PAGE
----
Using an intersectionality approach, researchers recognize that individuals experience multiple and intersecting social categories differently. For example, some people may feel at home in their local LGBTQ community but not in their ethnic or religious communities.
Such intersectionality can be exacerbated by racist and xenophobic immigration policies, which impact immigrant communities with specific vulnerabilities.
Many LGBTQ people leave their home countries to escape violence, persecution, or poverty. Many of these individuals come to the United States through a legal avenue like employment, family reunification, or humanitarian protection (like asylum). They can often face additional stress and discrimination in healthcare settings and within their communities because of their intersectional identities as immigrants and members of the LGBTQ community.
Intersectionality requires that advocates address the unique obstacles and stereotypes that impact a specific group of individuals. For example, a person of colour navigating abortion restrictions will have different experiences than a white woman navigating those same restrictions.
Immigration Law and LGBTQ advocates are taking an intersectional approach by bringing together LGBTQ and immigrant communities.
Many refugees come from countries facing war, persecution, or other severe threats to their safety and well-being. They have the right to international protection. Refugees can include people fleeing persecution based on their sexual orientation or gender identity, those seeking asylum, and the relatives of refugees.
But their legal status alone does not capture who they are as human beings. They might be teachers, doctors, lawyers, artists, or passionate football fans. They might be mothers, daughters, sisters, and fathers.
Inter- and intra-movement coalitions combining LGBTQ and immigrant rights groups have formed around local issues, and they can lead to powerful rights campaign “wins.” However, using an intersectional lens is essential to ensure their goals do not exclude a large section of the movement or marginalize a group.
As advocates work toward systemic change, they should include all people. This requires a holistic approach that considers multiple layers of oppression and discrimination, ranging from sexual orientation to gender identity, race, immigration status, and more.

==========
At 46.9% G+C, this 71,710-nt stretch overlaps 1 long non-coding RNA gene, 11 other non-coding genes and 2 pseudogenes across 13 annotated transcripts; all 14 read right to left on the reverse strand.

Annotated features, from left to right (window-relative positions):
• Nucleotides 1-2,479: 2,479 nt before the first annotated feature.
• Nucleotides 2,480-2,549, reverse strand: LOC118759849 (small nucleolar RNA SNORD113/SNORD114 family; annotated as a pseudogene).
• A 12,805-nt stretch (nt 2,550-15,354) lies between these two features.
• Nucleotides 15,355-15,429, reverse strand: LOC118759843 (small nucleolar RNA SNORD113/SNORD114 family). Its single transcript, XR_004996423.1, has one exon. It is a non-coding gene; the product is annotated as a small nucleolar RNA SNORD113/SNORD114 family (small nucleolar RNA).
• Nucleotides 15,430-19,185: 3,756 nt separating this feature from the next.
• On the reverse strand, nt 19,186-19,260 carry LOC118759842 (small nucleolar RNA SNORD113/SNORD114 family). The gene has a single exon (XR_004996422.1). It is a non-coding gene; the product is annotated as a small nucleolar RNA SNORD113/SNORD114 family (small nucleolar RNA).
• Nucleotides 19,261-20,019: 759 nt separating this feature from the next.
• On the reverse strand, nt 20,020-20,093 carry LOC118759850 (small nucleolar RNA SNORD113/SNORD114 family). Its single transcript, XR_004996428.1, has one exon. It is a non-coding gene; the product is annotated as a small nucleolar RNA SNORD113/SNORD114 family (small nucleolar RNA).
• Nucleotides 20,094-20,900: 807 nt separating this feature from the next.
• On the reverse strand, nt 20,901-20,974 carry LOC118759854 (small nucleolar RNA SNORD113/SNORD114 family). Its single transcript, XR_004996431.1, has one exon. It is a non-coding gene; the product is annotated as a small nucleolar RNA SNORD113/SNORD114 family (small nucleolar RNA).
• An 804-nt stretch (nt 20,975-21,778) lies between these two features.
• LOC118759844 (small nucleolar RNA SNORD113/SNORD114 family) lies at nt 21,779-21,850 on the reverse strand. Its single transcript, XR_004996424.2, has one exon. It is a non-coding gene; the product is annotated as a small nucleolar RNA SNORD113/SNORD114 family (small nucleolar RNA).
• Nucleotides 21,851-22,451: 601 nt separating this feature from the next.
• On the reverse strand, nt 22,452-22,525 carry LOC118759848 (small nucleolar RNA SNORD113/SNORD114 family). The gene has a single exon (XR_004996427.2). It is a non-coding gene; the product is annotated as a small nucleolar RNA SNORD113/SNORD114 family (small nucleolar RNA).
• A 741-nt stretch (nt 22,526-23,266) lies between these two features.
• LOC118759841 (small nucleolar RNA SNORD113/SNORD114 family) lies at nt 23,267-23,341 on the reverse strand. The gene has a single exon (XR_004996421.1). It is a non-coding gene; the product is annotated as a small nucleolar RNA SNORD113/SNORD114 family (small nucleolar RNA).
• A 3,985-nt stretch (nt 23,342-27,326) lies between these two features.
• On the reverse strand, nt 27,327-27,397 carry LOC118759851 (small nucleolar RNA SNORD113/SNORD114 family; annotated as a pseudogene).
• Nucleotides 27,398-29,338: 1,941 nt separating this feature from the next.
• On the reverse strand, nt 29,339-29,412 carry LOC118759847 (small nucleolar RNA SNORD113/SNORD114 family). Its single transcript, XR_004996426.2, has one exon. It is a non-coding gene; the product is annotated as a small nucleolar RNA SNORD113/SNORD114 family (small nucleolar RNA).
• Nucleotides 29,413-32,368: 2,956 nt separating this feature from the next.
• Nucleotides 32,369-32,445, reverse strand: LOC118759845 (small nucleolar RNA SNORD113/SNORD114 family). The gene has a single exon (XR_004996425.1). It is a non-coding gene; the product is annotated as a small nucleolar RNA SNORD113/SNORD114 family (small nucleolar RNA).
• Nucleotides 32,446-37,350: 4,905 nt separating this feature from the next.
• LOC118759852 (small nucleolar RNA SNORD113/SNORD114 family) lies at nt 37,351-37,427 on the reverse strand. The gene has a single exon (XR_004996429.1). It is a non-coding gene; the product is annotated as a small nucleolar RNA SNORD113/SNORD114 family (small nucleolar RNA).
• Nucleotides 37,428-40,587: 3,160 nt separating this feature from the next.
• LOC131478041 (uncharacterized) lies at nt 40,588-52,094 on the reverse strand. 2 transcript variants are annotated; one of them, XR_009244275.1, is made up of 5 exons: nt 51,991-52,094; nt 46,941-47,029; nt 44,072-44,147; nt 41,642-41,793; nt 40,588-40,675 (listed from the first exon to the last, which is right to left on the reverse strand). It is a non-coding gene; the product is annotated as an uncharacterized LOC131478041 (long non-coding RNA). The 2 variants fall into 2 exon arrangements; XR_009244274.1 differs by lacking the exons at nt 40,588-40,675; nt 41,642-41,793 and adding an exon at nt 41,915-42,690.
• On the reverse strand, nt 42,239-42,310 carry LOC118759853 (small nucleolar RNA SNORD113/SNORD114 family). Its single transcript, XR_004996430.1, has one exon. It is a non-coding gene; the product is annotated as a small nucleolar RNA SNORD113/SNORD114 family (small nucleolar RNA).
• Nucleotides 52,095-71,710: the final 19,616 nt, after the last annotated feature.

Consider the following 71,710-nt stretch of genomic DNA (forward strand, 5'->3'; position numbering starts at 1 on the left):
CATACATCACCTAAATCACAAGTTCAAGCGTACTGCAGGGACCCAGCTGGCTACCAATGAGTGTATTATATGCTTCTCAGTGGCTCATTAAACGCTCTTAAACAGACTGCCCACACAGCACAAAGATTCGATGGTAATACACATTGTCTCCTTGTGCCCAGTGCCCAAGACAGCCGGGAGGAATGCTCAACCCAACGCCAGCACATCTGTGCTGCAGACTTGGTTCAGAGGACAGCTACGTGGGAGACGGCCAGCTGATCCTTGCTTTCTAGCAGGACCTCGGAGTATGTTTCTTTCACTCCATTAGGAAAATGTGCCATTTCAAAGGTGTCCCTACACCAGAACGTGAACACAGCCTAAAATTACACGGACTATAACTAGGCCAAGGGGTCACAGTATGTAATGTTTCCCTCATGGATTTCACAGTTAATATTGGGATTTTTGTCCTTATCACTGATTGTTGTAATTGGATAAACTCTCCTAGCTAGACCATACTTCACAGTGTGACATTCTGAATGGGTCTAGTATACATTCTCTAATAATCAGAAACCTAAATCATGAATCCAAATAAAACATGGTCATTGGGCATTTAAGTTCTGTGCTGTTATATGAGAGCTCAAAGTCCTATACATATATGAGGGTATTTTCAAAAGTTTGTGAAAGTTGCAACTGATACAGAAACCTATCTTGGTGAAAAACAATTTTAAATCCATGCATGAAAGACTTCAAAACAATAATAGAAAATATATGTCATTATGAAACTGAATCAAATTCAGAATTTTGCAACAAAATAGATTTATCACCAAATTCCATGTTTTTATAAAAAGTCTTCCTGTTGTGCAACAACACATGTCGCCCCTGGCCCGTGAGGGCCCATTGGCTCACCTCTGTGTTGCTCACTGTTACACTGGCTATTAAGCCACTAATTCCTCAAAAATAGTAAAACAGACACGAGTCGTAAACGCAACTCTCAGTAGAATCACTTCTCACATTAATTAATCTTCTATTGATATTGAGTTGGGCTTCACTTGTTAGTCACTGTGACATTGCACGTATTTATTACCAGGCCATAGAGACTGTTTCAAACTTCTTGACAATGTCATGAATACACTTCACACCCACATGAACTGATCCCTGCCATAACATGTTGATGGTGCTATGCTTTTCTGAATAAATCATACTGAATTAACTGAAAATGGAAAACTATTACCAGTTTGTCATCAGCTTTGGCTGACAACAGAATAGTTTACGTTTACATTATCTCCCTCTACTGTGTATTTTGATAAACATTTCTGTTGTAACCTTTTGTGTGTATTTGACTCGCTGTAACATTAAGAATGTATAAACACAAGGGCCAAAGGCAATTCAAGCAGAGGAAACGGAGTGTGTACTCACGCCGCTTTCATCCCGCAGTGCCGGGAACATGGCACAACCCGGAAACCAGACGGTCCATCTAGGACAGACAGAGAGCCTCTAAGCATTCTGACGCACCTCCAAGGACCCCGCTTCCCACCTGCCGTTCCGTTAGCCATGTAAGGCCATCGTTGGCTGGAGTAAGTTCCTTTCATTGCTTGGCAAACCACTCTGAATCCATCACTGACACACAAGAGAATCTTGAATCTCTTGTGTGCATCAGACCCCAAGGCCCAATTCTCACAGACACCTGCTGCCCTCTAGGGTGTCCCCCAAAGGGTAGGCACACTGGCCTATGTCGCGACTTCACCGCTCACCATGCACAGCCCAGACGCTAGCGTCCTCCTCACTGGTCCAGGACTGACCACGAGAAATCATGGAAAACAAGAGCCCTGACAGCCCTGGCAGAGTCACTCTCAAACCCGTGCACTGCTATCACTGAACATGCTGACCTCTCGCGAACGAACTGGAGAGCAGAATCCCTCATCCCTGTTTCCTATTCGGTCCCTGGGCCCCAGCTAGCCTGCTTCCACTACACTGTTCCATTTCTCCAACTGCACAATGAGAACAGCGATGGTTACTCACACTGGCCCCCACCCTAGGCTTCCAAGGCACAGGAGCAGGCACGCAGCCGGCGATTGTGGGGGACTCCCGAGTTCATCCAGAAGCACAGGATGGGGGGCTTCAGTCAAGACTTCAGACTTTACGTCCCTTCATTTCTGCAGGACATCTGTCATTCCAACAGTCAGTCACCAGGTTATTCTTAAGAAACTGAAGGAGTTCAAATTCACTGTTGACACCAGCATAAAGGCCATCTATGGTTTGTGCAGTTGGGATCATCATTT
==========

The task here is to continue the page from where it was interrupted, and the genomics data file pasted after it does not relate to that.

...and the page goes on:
For example, a study found that the structural stigma that LGBTQ migrants face in their home countries and receiving countries influences HIV prevention. Specifically, migrants living in anti-gay and anti-immigrant receiving countries had lower odds of HIV testing due to fear of disclosure or lack of access to services.
To overcome these barriers, advocates should partner with immigrant and LGBT organizations to provide outreach and education. They should also support campaigns to protect immigrants’ privacy while providing access to LGBT services. Additionally, they should strive to have staff and volunteers who speak the languages of the communities they serve. This can help ensure that LGBTQ people, especially those with limited English proficiency, are not mistreated by healthcare providers and have better access to HIV-related resources.
Using data from the American Community Survey (ACS), this technical appendix examines demographic information about households where an adult describes their relationship with another adult as a same-sex partner or spouse. This includes partners or spouses in marriage, civil unions, domestic partnerships, and unmarried couples.
Same-sex relationships vary widely and may be formally or informally recognized by law. Those who marry may have legal benefits, including access to social security, medical care, and inheritance.
Gay and lesbian couples have long sought stable, loving relationships. However, many couples face stigma, discrimination, and barriers to a healthy and fulfilling relationship. In addition, same-sex couples may face barriers to accessing resources for their health and economic well-being. This is especially true of immigrant LGBT individuals. This is because, unlike other Americans, immigrants are more likely to experience stigma, discrimination, and barriers to health care than their non-immigrant LGBTQ counterparts.